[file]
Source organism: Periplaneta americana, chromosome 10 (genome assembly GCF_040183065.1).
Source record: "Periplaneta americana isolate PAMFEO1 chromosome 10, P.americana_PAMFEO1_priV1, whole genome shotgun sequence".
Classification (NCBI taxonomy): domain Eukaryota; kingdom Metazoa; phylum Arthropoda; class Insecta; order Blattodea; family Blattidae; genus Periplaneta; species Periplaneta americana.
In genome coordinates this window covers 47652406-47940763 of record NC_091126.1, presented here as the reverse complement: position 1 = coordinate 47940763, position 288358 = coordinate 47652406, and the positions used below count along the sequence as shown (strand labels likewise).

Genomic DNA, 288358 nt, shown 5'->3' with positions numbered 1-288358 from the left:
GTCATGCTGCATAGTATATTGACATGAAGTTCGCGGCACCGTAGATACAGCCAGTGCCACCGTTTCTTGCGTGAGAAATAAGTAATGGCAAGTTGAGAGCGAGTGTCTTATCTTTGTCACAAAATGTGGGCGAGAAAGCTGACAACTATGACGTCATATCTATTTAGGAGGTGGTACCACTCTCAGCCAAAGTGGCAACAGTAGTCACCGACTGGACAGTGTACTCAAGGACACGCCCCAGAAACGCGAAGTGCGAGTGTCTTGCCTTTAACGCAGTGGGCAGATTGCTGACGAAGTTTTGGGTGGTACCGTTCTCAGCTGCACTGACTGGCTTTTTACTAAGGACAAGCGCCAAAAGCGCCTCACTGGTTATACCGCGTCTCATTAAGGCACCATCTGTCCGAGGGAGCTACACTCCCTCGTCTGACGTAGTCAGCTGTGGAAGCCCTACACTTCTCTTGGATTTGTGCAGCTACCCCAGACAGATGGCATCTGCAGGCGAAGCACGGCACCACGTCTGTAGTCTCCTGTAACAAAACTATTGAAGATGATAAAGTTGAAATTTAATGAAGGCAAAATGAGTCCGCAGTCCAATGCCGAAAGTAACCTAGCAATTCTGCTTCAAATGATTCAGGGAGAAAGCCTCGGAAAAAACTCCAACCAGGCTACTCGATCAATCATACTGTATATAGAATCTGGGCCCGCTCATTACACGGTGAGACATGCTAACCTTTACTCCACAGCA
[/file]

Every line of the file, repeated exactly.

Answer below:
Source organism: Periplaneta americana, chromosome 10 (genome assembly GCF_040183065.1).
Source record: "Periplaneta americana isolate PAMFEO1 chromosome 10, P.americana_PAMFEO1_priV1, whole genome shotgun sequence".
Classification (NCBI taxonomy): domain Eukaryota; kingdom Metazoa; phylum Arthropoda; class Insecta; order Blattodea; family Blattidae; genus Periplaneta; species Periplaneta americana.
In genome coordinates this window covers 47652406-47940763 of record NC_091126.1, presented here as the reverse complement: position 1 = coordinate 47940763, position 288358 = coordinate 47652406, and the positions used below count along the sequence as shown (strand labels likewise).

Genomic DNA, 288358 nt, shown 5'->3' with positions numbered 1-288358 from the left:
GTCATGCTGCATAGTATATTGACATGAAGTTCGCGGCACCGTAGATACAGCCAGTGCCACCGTTTCTTGCGTGAGAAATAAGTAATGGCAAGTTGAGAGCGAGTGTCTTATCTTTGTCACAAAATGTGGGCGAGAAAGCTGACAACTATGACGTCATATCTATTTAGGAGGTGGTACCACTCTCAGCCAAAGTGGCAACAGTAGTCACCGACTGGACAGTGTACTCAAGGACACGCCCCAGAAACGCGAAGTGCGAGTGTCTTGCCTTTAACGCAGTGGGCAGATTGCTGACGAAGTTTTGGGTGGTACCGTTCTCAGCTGCACTGACTGGCTTTTTACTAAGGACAAGCGCCAAAAGCGCCTCACTGGTTATACCGCGTCTCATTAAGGCACCATCTGTCCGAGGGAGCTACACTCCCTCGTCTGACGTAGTCAGCTGTGGAAGCCCTACACTTCTCTTGGATTTGTGCAGCTACCCCAGACAGATGGCATCTGCAGGCGAAGCACGGCACCACGTCTGTAGTCTCCTGTAACAAAACTATTGAAGATGATAAAGTTGAAATTTAATGAAGGCAAAATGAGTCCGCAGTCCAATGCCGAAAGTAACCTAGCAATTCTGCTTCAAATGATTCAGGGAGAAAGCCTCGGAAAAAACTCCAACCAGGCTACTCGATCAATCATACTGTATATAGAATCTGGGCCCGCTCATTACACGGTGAGACATGCTAACCTTTACTCCACAGCA